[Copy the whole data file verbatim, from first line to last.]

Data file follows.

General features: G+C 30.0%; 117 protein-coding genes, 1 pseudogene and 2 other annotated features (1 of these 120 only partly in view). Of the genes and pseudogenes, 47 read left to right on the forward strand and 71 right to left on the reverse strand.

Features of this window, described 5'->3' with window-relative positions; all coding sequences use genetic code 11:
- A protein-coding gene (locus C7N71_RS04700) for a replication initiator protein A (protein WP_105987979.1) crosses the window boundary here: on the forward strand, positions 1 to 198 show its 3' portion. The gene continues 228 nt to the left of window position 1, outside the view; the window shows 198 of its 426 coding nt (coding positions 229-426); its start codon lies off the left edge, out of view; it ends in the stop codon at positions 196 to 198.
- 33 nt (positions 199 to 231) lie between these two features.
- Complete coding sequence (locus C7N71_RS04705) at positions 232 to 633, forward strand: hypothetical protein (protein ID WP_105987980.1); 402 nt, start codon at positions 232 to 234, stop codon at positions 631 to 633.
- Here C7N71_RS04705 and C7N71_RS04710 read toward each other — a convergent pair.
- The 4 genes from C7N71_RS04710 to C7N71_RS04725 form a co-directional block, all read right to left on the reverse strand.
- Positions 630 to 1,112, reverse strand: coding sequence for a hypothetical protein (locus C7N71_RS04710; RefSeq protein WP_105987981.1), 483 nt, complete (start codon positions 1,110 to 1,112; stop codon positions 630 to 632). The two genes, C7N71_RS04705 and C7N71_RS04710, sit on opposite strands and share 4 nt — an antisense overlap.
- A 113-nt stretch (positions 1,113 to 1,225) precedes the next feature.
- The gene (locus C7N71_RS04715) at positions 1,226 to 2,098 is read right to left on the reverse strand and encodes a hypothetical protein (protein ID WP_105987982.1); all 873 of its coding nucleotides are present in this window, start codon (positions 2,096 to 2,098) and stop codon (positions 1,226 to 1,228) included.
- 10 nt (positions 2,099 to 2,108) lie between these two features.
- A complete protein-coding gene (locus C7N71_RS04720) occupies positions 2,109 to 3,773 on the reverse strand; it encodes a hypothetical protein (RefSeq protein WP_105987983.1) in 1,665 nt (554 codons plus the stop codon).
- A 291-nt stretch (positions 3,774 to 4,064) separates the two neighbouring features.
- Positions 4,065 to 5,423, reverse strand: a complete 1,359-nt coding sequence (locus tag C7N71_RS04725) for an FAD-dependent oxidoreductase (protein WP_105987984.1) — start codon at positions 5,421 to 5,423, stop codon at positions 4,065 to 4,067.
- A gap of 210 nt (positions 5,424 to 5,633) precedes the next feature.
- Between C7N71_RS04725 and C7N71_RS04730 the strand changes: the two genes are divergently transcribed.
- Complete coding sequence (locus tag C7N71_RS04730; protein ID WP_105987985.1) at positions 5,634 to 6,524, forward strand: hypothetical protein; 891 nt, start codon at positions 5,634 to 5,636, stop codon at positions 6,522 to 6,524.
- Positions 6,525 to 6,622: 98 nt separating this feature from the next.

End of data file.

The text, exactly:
General features: G+C 30.0%; 117 protein-coding genes, 1 pseudogene and 2 other annotated features (1 of these 120 only partly in view). Of the genes and pseudogenes, 47 read left to right on the forward strand and 71 right to left on the reverse strand.

Features of this window, described 5'->3' with window-relative positions; all coding sequences use genetic code 11:
- A protein-coding gene (locus C7N71_RS04700) for a replication initiator protein A (protein WP_105987979.1) crosses the window boundary here: on the forward strand, positions 1 to 198 show its 3' portion. The gene continues 228 nt to the left of window position 1, outside the view; the window shows 198 of its 426 coding nt (coding positions 229-426); its start codon lies off the left edge, out of view; it ends in the stop codon at positions 196 to 198.
- 33 nt (positions 199 to 231) lie between these two features.
- Complete coding sequence (locus C7N71_RS04705) at positions 232 to 633, forward strand: hypothetical protein (protein ID WP_105987980.1); 402 nt, start codon at positions 232 to 234, stop codon at positions 631 to 633.
- Here C7N71_RS04705 and C7N71_RS04710 read toward each other — a convergent pair.
- The 4 genes from C7N71_RS04710 to C7N71_RS04725 form a co-directional block, all read right to left on the reverse strand.
- Positions 630 to 1,112, reverse strand: coding sequence for a hypothetical protein (locus C7N71_RS04710; RefSeq protein WP_105987981.1), 483 nt, complete (start codon positions 1,110 to 1,112; stop codon positions 630 to 632). The two genes, C7N71_RS04705 and C7N71_RS04710, sit on opposite strands and share 4 nt — an antisense overlap.
- A 113-nt stretch (positions 1,113 to 1,225) precedes the next feature.
- The gene (locus C7N71_RS04715) at positions 1,226 to 2,098 is read right to left on the reverse strand and encodes a hypothetical protein (protein ID WP_105987982.1); all 873 of its coding nucleotides are present in this window, start codon (positions 2,096 to 2,098) and stop codon (positions 1,226 to 1,228) included.
- 10 nt (positions 2,099 to 2,108) lie between these two features.
- A complete protein-coding gene (locus C7N71_RS04720) occupies positions 2,109 to 3,773 on the reverse strand; it encodes a hypothetical protein (RefSeq protein WP_105987983.1) in 1,665 nt (554 codons plus the stop codon).
- A 291-nt stretch (positions 3,774 to 4,064) separates the two neighbouring features.
- Positions 4,065 to 5,423, reverse strand: a complete 1,359-nt coding sequence (locus tag C7N71_RS04725) for an FAD-dependent oxidoreductase (protein WP_105987984.1) — start codon at positions 5,421 to 5,423, stop codon at positions 4,065 to 4,067.
- A gap of 210 nt (positions 5,424 to 5,633) precedes the next feature.
- Between C7N71_RS04725 and C7N71_RS04730 the strand changes: the two genes are divergently transcribed.
- Complete coding sequence (locus tag C7N71_RS04730; protein ID WP_105987985.1) at positions 5,634 to 6,524, forward strand: hypothetical protein; 891 nt, start codon at positions 5,634 to 5,636, stop codon at positions 6,522 to 6,524.
- Positions 6,525 to 6,622: 98 nt separating this feature from the next.